Besides these previously reported HCC-related lncRNAs included in the profiler, more than 10 additional lncRNAs have been associated in HCC studies in the past 5 years, which were mostly performed in HBV-related HCC [51]. In our analysis, three lncRNAs, DBH-AS1, hDREH and hPVT1, were differentially expressed according to the viral etiology in HCC. Among these, both DBH-AS1 and hDREH are regulated by the HBV HBx protein [18, 19]. Thus, it is reasonable that they showed different expression patterns in HBV-related HCC compared to HCV-related HCC. However, we also found something unexpected. In a previous report, the expression of DBH-AS1 was only analyzed in HCC tissues, and experimental evidence showed that this lncRNA promotes cell proliferation and survival by activating MAPK signaling in HCC [18]. In our study, we found that DBH-AS1 was down-regulated in all of our HBV-related HCC tissues compared to surrounding non-tumorous tissues, which appears to contradict its potential oncogenic role in HCC [18]. The lncRNA Dreh was previously found to be inhibited by HBx protein in mice and to act as a tumor suppressor in HBV-related HCC [19]. hDREH, the human homolog of Dreh, was significantly down-regulated in HBV-related HCC tissues compared to the surrounding non-tumorous tissues [19]. However, we found that hDREH was up-regulated in HCV-related HCC, which is contrary to what we and others have observed in HBV-related HCC, suggesting the existence of other factors that may affect hDREH expression besides HBx. Although HDV-related HCC patients were co-infected with HBV and HDV, HBV replication was reduced about 100-fold compared to HBV-monoinfected cases [52], which might explain why DBH-AS1 and hDREH were not as significantly dysregulated in these patients as in HBV-related HCC patients. The oncofetal lncRNA hPVT1 was found to promote proliferation and adoption of stem cell-like properties by HCC cells [27]. A previous report also showed that hPVT1 was up-regulated through the TGF-β pathway, which can be activated by HBV infection in HBV-associated HCC tissues [53]. Our data supports this conclusion by showing that hPVT1 was significantly up-regulated only in HBV-related HCC, not in HCV- and HDV-related HCC.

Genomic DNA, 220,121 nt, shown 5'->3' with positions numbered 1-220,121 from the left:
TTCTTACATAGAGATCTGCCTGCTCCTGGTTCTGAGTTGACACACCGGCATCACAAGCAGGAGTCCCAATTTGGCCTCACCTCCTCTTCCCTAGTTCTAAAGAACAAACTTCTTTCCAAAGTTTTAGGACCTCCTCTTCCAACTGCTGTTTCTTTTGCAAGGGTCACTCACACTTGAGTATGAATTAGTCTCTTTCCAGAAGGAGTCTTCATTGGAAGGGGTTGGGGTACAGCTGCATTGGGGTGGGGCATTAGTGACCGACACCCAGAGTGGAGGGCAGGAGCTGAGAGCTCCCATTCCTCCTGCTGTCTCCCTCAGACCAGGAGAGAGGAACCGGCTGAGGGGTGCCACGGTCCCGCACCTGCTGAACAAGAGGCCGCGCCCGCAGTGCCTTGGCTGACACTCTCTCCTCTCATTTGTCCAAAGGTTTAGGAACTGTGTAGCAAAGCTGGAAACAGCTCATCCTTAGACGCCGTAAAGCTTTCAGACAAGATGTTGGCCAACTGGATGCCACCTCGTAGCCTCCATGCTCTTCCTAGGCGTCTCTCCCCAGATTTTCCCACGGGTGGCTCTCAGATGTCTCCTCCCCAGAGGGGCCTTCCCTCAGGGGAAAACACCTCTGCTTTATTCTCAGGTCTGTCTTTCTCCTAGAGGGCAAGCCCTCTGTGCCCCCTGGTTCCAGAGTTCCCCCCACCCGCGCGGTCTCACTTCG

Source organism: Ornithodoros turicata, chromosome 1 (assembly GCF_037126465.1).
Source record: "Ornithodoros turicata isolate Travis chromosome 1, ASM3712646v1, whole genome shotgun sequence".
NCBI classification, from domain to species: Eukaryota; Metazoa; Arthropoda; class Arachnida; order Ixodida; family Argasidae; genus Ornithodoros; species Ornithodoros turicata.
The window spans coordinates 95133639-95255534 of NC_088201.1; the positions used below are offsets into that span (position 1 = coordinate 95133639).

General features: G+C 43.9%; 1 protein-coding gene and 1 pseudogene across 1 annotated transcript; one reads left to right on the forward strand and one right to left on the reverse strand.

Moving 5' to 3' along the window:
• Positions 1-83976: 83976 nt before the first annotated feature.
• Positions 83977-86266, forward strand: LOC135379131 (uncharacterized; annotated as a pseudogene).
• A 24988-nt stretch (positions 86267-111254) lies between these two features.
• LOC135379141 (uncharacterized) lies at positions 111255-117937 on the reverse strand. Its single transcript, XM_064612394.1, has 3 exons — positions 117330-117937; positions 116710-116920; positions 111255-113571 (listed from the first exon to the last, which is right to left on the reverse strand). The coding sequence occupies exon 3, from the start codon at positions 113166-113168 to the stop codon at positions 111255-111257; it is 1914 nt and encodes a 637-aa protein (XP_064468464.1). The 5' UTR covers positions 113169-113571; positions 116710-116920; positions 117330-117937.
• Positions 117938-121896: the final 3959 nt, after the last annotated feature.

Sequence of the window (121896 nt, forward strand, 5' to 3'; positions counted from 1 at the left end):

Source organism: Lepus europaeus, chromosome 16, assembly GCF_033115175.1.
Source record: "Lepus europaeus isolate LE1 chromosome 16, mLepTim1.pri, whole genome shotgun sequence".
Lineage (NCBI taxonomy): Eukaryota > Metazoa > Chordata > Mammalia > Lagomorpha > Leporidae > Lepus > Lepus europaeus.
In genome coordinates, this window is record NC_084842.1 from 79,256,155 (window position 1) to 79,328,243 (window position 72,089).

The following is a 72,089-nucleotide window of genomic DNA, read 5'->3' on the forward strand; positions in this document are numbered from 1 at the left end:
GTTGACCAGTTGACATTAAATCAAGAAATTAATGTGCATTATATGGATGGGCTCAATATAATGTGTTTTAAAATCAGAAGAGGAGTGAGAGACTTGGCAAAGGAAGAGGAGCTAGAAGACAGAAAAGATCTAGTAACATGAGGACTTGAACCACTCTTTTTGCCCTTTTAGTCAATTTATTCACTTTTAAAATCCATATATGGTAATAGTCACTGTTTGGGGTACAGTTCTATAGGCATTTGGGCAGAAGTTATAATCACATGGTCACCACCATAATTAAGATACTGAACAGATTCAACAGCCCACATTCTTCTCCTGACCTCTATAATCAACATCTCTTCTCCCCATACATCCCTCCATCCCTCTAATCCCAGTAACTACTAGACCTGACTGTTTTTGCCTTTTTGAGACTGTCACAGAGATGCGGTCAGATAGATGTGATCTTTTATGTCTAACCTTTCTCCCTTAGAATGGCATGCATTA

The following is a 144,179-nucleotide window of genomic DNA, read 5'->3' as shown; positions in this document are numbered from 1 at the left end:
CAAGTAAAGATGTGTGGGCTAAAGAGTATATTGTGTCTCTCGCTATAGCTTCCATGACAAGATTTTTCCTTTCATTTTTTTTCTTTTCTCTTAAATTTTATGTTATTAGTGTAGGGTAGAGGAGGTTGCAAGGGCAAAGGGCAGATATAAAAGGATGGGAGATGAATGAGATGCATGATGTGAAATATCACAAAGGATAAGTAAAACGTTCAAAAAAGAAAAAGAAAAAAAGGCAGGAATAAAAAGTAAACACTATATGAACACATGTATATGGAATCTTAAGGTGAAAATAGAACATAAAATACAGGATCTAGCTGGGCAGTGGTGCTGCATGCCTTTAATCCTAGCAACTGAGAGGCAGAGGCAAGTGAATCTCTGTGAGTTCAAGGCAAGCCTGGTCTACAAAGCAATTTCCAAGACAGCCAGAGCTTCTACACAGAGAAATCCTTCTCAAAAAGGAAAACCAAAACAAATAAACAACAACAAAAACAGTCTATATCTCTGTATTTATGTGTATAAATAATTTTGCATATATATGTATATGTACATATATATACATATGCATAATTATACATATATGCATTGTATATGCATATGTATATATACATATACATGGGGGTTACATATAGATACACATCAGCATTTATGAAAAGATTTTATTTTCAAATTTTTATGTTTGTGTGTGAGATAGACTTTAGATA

Several recently reported HCC-related lncRNAs were not significantly dysregulated in HCC tissues in our study. Besides the relatively limited sample size of our series, there are several other possible explanations for these findings. First, the difference between lncRNAs expression in tumor tissues compared to non-tumorous tissues in some instances, e.g. MVIH and LET [22, 25], was marginal (<onefold), which could be easily missed due to technical issues. Second, the method we used to detect some lncRNAs is different from those reported in other studies. For example, uc.338 expression was investigated in HCC tissues by in situ hybridization [28], while in our study we used qRT-PCR.